Trains are running again on the Red Line, but MBTA officials warn that travel times will continue to be longer than usual for the foreseeable future because of significant infrastructure damage caused by Tuesday's derailment.

General Manager Steve Poftak said Tuesday that signal bungalows near the JFK/UMass stop were damaged by the derailed train, and in a Wednesday series of tweets, the official MBTA account said that crews stationed along the tracks will need to direct traffic manually until the system is repaired.

As a result, trains that serve passengers on a line that runs from Braintree through Quincy and Dorchester and into Boston Cambridge and Somerville will move more slowly than usual, and electronic countdown clocks will remain inactive across the Red Line.

Read more: Second Derailment In 4 Days Turns Heat Up On MBTA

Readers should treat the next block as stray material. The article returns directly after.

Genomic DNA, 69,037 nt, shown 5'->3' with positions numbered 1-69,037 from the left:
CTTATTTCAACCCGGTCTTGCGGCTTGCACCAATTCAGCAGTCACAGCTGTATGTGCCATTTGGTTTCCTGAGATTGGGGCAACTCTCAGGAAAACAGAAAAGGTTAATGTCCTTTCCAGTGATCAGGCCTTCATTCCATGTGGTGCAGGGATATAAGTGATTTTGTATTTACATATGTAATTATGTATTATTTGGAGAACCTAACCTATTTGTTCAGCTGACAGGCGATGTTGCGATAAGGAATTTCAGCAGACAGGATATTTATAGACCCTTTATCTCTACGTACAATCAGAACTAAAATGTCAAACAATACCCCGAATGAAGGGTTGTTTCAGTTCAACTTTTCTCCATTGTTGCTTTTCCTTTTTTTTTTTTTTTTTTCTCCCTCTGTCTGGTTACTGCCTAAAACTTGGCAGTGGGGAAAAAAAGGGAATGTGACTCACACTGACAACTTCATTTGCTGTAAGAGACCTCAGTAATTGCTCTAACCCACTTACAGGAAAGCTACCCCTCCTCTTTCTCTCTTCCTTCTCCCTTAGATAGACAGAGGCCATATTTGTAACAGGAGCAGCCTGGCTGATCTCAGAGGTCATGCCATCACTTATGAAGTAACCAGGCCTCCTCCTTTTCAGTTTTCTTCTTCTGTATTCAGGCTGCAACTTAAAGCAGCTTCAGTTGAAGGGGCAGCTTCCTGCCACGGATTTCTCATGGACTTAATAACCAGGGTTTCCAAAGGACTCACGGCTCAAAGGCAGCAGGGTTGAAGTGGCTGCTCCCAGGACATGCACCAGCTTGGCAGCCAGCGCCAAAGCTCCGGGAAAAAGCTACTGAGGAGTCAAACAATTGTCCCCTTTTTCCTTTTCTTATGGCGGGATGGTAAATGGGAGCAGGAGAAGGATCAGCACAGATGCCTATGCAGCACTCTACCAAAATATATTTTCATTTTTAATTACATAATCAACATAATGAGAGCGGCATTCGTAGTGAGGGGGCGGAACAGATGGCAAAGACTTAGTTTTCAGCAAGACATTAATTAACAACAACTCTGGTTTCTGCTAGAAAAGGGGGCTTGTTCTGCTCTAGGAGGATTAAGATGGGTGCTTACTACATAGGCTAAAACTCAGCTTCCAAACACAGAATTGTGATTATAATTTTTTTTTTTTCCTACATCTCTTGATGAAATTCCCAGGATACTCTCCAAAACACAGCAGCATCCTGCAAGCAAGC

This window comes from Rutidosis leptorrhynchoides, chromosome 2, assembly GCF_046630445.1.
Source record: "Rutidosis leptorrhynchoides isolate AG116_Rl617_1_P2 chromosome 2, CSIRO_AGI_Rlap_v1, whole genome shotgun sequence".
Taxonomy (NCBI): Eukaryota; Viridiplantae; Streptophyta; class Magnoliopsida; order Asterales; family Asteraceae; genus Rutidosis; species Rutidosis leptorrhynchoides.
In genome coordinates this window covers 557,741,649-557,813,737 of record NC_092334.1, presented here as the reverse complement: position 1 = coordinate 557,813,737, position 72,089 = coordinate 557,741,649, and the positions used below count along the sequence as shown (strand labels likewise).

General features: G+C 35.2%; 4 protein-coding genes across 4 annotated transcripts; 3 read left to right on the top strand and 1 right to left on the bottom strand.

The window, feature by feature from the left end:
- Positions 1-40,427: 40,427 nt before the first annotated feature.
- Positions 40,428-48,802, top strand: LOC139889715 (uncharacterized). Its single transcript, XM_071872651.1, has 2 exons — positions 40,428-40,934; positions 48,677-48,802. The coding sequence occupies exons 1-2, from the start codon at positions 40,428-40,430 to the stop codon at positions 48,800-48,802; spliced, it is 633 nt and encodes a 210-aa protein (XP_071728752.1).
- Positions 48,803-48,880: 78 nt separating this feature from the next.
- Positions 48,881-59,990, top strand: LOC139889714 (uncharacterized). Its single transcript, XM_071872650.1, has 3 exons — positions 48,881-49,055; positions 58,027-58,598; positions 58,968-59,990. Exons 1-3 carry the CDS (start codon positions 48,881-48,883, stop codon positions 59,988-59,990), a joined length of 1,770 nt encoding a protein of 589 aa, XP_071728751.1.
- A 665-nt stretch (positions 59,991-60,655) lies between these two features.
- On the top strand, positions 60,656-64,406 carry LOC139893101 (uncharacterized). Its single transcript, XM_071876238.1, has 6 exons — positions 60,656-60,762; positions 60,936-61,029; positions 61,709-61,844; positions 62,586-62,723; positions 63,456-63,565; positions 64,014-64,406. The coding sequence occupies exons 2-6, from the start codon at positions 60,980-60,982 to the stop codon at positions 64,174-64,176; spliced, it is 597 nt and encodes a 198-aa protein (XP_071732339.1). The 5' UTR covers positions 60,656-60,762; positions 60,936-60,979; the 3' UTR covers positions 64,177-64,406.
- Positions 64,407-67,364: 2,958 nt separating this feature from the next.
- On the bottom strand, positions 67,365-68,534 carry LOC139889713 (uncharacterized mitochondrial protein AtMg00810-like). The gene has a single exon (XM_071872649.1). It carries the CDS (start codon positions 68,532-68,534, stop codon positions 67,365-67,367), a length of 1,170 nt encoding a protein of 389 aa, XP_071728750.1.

"Looking ahead, bungalows will need to be rebuilt, new signals & cables installed, tracks repaired. At this time, we can't say how long that will take," the MBTA wrote. "For now, trains will continue to travel at slower speeds. We ask customers to allow extra time & use all available services."

An MBTA spokesman said Wednesday that there is still no estimate of what full repairs will cost.

Shuttle buses replaced Red Line service between North Quincy and JFK/UMass for part of Wednesday to allow for maintenance work, but trains began running in both directions by 1:45 p.m.

Tuesday's derailment was the second on the MBTA's passenger lines in less than a week and the fourth this calendar year. In response, officials hired LTK Engineering Services to conduct an outside review of all derailments in the past two years.

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The MBTA wrote that "bungalows will need to be rebuilt, new signals & cables installed, tracks repaired."
Courtesy/Jacquelyn Goddard/MassDOT via State House News Service